European Union (EU) finance ministers have agreed an outline plan on how to rescue failed banks, which would force losses on creditors and shareholders who would bear the main impact followed by savers with deposits of more than €100,000. Government help and looking to tax payers to shoulder losses would in future be used only as a last resort.
Dutch finance minister Jeroen Dijsselbloem described the outline deal as marking a major change in the way that distressed banks are bailed out. “If a bank gets in trouble we will now, throughout Europe, have one set of rules on who pays the bill,” he said.
“The financial sector itself will now to a very, very large extent become responsible for dealing with its own problems.”
The agreement comes after more than a year of complex negotiations – described by Germany’s finance minister, Wolfgang Schäuble, as “quite difficult and intense” – on how to lift the burden of paying for bank rescues from taxpayers. He said the reforms were an “important step” in demonstrating that shareholders and creditors are “liable first and foremost”.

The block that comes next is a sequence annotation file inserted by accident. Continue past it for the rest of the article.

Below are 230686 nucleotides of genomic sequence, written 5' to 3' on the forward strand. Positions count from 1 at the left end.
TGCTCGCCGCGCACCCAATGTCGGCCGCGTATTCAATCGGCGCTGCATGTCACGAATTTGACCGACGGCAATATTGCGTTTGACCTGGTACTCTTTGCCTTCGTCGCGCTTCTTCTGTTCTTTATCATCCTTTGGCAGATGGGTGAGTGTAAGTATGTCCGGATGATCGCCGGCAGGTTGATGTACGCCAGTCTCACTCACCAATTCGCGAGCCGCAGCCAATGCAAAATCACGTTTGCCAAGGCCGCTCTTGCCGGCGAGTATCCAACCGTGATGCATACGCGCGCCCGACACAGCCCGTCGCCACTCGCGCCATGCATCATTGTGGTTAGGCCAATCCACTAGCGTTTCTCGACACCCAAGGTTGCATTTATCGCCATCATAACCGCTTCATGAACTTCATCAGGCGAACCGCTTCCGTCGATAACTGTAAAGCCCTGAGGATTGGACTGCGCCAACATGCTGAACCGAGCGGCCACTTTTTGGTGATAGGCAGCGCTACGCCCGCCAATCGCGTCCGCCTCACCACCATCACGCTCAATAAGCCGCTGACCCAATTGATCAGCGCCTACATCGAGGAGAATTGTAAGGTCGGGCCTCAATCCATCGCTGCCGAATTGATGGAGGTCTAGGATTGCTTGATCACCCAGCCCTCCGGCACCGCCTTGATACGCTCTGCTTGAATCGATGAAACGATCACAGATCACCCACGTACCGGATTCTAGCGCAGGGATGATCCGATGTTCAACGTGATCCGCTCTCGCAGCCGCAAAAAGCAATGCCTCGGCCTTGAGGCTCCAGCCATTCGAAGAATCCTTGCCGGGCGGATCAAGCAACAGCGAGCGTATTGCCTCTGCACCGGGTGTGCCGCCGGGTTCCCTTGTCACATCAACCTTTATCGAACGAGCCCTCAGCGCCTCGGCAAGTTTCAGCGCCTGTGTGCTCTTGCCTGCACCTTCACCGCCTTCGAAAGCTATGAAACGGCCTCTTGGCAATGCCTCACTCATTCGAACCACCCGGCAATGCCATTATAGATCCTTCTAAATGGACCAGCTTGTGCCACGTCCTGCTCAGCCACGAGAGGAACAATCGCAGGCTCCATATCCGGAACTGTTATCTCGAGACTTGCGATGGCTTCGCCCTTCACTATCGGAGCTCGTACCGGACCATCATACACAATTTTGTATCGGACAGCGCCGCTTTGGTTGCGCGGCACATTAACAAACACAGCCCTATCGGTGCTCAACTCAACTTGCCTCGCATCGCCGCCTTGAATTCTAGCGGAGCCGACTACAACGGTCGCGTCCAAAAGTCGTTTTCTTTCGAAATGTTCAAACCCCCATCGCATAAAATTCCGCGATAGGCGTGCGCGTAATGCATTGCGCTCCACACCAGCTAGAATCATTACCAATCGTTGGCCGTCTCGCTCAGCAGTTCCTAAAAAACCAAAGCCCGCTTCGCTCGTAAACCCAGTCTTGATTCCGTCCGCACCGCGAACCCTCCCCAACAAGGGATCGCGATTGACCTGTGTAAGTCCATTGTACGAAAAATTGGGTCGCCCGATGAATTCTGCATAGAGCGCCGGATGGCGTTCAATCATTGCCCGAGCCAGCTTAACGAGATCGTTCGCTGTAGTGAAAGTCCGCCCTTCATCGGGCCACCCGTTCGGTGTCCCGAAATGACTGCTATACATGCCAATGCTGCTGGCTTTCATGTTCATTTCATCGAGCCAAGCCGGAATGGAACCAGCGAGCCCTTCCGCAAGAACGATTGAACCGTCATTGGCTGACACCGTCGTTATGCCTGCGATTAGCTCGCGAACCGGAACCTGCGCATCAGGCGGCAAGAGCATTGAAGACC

To become law, the package must now be agreed with the European parliament in order to become law, a process that could take until the end of this year.
Under the proposals, from 2018 the so-called ‘bail-in’ regime can force shareholders, bondholders and some depositors to contribute to the costs of bank failure. Insured deposits under €100,000 are exempt and uninsured deposits of individuals and small companies are given preferential status in the bail-in pecking order.
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